As I've previously mentioned, once I decide that I really like an author, I take pains to learn as little as possible about any of their books before I start reading them. That's now the case for China Mieville as well. I picked up Embassytown with literally no idea what it was about, and about one or two pages in I went, "Oh, huh, I guess this is a science fiction novel!"
I tend to associate China more with the "weird fiction" of his Bas-Lag books, but I shouldn't have been surprised that he'd do something different, after the awesome detective fiction of The City & The City and the history writing of October. I guess that the Bas-Lag books do sort of nod at steampunk a bit, but Embassytown is a much more classic science fiction setting, complete with interstellar travel, alien species, androids and more.
Of course, he makes all of these things his own. I think China's single best ability in his fiction is his skill at inventing something indescribable and then attempting to describe it. In Embassytown, the biggest example of this is probably the "immer", the sort of underlying reality through which people travel between stars. The narrator Avice tries to explain the immer to her husband and to us, trying out various metaphors and realizing that they all come woefully short. There are certain things that she can say with confidence, like that the immer is older than our universe (and in fact has supported at least two universes before ours), and that it's dangerous, and that the time to travel between two points via the immer does not correspond to how distant those points are in regular state. But when it comes to the feeling of the immer, the way it works on you, the way you work at it, she can gesture at it but never really explain it. It reminds me a bit of HP Lovecraft, but I think that China is better: he actually attempts to describe the indescribable instead of merely stating that they're indescribable.
He's also really good at slowly revealing information. He'll introduce a thing, and let it be a mystery for many chapters. The narrator and the characters will wonder about it, find evidence, draw closer, and eventually reveal the mystery. From then on he doesn't belabor the mystery, since it's over, and becomes accepted reality. But the journey is great, and China gets a lot of high-stakes mileage out of it instead of just introducing it and immediately pushing the story forwards. (I'm thinking in particular about the slow reveal about exactly what effect EzRa is having on the Ariekei.)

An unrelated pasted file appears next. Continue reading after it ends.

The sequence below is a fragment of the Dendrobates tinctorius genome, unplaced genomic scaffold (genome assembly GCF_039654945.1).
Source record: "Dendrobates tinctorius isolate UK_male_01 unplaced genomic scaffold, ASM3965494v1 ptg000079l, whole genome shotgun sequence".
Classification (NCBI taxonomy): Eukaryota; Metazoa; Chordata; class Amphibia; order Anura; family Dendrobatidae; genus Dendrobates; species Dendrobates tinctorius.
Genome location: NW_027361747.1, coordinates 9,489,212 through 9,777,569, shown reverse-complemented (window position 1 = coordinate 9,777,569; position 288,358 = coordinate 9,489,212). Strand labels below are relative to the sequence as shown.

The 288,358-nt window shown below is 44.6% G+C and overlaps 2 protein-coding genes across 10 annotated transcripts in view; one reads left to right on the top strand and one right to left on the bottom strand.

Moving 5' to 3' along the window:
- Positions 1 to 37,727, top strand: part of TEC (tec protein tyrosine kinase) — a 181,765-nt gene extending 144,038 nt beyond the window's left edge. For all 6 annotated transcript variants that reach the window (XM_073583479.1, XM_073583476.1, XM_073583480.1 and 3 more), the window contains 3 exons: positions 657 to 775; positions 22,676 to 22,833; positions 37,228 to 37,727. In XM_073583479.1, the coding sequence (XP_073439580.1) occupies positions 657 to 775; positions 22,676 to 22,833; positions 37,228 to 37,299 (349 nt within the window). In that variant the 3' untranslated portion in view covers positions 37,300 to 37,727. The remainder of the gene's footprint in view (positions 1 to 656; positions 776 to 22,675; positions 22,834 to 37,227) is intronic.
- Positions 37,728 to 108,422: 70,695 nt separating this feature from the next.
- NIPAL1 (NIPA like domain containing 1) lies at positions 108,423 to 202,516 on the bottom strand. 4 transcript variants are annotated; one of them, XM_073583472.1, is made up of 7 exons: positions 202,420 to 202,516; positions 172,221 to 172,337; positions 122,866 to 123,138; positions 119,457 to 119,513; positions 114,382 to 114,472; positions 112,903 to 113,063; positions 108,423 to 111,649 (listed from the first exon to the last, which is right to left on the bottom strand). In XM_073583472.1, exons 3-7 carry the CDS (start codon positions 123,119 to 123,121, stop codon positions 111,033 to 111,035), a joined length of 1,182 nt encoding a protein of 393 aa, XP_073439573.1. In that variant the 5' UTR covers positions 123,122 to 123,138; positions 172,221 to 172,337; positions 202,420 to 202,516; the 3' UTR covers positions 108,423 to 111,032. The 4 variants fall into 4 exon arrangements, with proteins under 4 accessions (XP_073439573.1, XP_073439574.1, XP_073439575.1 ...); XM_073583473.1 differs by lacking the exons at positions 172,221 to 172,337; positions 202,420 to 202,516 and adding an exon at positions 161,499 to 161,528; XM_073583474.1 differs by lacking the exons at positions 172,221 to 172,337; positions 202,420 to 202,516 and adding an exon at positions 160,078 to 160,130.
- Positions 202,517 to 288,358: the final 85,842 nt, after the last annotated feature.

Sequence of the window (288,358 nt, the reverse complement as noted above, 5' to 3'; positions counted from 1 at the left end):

And the worldbuilding itself is also really great, maybe not quite as dense as the Bas-Lag books but very well-done and intriguing. Over the course of the novel we hear about the Terran diaspora, the Brennan empire of established planets and far-flung planets, relations with the indigene. Most of the focus is on Embassytown and the planet it resides on. "Biorigging" is a fun concept, a novelty even within the novel, of engineering items out of living, often sentient matter (like portable "batteries" that follow the Ariekei to help provide more energy when needed; even weapons that can detect threats and fire projectiles).
The most interesting stuff, though, is with the Ariekei themselves. Due to an evolutionary quirk, they have two mouths (one apparently a feeding apparatus, the other originally a specialized organ for sounding alarm). They speak simultaneously out of both mouths, which is rendered in the book with two pieces of dialog vertically placed on top of each other with a line separating them. As the early settlers eventually realized, the language (or rather the Language) was even more unique, in that it wasn't really a language at all. Language gives symbols and markers by which we denote things and concepts in the world. The Language, though expressed audibly, is really just a manifestation of thinking, almost a form of vocal telepathy, with each individual automatically expressing the true thoughts inside their mind. It's a very odd and cool concept, and much of the novel deals with how the humans are responding to that dynamic, for their own advantage and/or for greater cooperation.
Looking back over Embassytown, it seems to be a novel about language, metaphor and meaning, which is a really fun and ballsy theme for a novel. It's really twisty, with some things repeated nonsensically throughout the whole book ("The girl who was hurt in a dark place and ate what was given to her"), and a great progression of revelations about how things work. Some are things we learn early and the Ariekei learn much later, some are things the narrator learns early and tells us about later, some are things we all learn together.
Some early stuff ties together really satisfyingly later in the book, like Bren and lying and Scile. A few other things seem to be red herrings. Ehrsul feels like a potentially significant character in the first half of the book, but never really does anything over the course of the novel. And while the immer stuff is some of the most fun writing, it doesn't turn out to have much of anything to do with the main events. But, I suppose you could draw some thematic connections back to the central language/Language concern of the novel. Ehrsul's existence poses an existential question about thinking, which in turn connects to the possibility of relating between fundamentally different beings. (Perhaps Ehrsul is communicating with humans in a way similar to how humans communicated with the Hosts, taking advantage of a fundamental misunderstanding. It's interesting how some people, like Scile and Ez, instantly dismiss Ehrsul, which seems similar to the Ariekei's dismissal of non-ambassador Terrans. And I wonder if and when the New Language people will speak with Ehrsul. And I wonder why she isn't interested in speaking with them.)